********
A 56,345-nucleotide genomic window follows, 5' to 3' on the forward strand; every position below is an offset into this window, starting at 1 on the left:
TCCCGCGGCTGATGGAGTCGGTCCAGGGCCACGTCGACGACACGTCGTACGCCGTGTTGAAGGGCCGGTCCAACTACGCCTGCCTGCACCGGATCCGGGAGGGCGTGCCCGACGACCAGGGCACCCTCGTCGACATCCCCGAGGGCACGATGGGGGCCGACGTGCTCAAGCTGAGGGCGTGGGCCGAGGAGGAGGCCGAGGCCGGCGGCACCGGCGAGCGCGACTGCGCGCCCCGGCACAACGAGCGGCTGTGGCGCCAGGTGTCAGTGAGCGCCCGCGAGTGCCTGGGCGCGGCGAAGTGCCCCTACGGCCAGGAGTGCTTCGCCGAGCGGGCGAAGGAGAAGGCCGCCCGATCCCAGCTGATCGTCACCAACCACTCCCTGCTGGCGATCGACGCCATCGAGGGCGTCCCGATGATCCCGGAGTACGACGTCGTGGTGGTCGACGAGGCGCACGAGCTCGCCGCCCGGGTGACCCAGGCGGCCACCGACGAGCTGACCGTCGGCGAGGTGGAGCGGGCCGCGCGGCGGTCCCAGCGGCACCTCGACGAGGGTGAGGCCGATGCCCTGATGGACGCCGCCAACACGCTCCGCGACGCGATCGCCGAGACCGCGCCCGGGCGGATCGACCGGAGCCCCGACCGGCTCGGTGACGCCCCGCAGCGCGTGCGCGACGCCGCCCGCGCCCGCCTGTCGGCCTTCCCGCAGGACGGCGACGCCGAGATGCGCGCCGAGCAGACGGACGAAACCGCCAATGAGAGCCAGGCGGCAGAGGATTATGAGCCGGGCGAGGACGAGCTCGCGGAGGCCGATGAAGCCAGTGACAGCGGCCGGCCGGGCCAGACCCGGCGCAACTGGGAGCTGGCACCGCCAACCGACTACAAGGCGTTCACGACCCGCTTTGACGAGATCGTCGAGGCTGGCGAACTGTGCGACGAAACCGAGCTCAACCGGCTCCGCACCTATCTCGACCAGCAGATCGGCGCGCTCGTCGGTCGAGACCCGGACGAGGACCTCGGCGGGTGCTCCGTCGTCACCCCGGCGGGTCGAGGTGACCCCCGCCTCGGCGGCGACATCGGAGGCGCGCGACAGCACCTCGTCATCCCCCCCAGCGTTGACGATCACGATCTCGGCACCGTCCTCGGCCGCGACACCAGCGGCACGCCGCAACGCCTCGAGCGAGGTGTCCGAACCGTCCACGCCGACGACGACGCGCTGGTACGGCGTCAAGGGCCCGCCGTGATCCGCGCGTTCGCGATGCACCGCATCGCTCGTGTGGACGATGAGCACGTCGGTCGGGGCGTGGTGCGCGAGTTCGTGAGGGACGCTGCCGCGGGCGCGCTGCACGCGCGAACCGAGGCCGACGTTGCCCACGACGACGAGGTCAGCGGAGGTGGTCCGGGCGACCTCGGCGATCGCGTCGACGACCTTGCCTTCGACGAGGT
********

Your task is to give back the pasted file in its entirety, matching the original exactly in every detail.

A 56,345-nucleotide genomic window follows, 5' to 3' on the forward strand; every position below is an offset into this window, starting at 1 on the left:
TCCCGCGGCTGATGGAGTCGGTCCAGGGCCACGTCGACGACACGTCGTACGCCGTGTTGAAGGGCCGGTCCAACTACGCCTGCCTGCACCGGATCCGGGAGGGCGTGCCCGACGACCAGGGCACCCTCGTCGACATCCCCGAGGGCACGATGGGGGCCGACGTGCTCAAGCTGAGGGCGTGGGCCGAGGAGGAGGCCGAGGCCGGCGGCACCGGCGAGCGCGACTGCGCGCCCCGGCACAACGAGCGGCTGTGGCGCCAGGTGTCAGTGAGCGCCCGCGAGTGCCTGGGCGCGGCGAAGTGCCCCTACGGCCAGGAGTGCTTCGCCGAGCGGGCGAAGGAGAAGGCCGCCCGATCCCAGCTGATCGTCACCAACCACTCCCTGCTGGCGATCGACGCCATCGAGGGCGTCCCGATGATCCCGGAGTACGACGTCGTGGTGGTCGACGAGGCGCACGAGCTCGCCGCCCGGGTGACCCAGGCGGCCACCGACGAGCTGACCGTCGGCGAGGTGGAGCGGGCCGCGCGGCGGTCCCAGCGGCACCTCGACGAGGGTGAGGCCGATGCCCTGATGGACGCCGCCAACACGCTCCGCGACGCGATCGCCGAGACCGCGCCCGGGCGGATCGACCGGAGCCCCGACCGGCTCGGTGACGCCCCGCAGCGCGTGCGCGACGCCGCCCGCGCCCGCCTGTCGGCCTTCCCGCAGGACGGCGACGCCGAGATGCGCGCCGAGCAGACGGACGAAACCGCCAATGAGAGCCAGGCGGCAGAGGATTATGAGCCGGGCGAGGACGAGCTCGCGGAGGCCGATGAAGCCAGTGACAGCGGCCGGCCGGGCCAGACCCGGCGCAACTGGGAGCTGGCACCGCCAACCGACTACAAGGCGTTCACGACCCGCTTTGACGAGATCGTCGAGGCTGGCGAACTGTGCGACGAAACCGAGCTCAACCGGCTCCGCACCTATCTCGACCAGCAGATCGGCGCGCTCGTCGGTCGAGACCCGGACGAGGACCTCGGCGGGTGCTCCGTCGTCACCCCGGCGGGTCGAGGTGACCCCCGCCTCGGCGGCGACATCGGAGGCGCGCGACAGCACCTCGTCATCCCCCCCAGCGTTGACGATCACGATCTCGGCACCGTCCTCGGCCGCGACACCAGCGGCACGCCGCAACGCCTCGAGCGAGGTGTCCGAACCGTCCACGCCGACGACGACGCGCTGGTACGGCGTCAAGGGCCCGCCGTGATCCGCGCGTTCGCGATGCACCGCATCGCTCGTGTGGACGATGAGCACGTCGGTCGGGGCGTGGTGCGCGAGTTCGTGAGGGACGCTGCCGCGGGCGCGCTGCACGCGCGAACCGAGGCCGACGTTGCCCACGACGACGAGGTCAGCGGAGGTGGTCCGGGCGACCTCGGCGATCGCGTCGACGACCTTGCCTTCGACGAGGT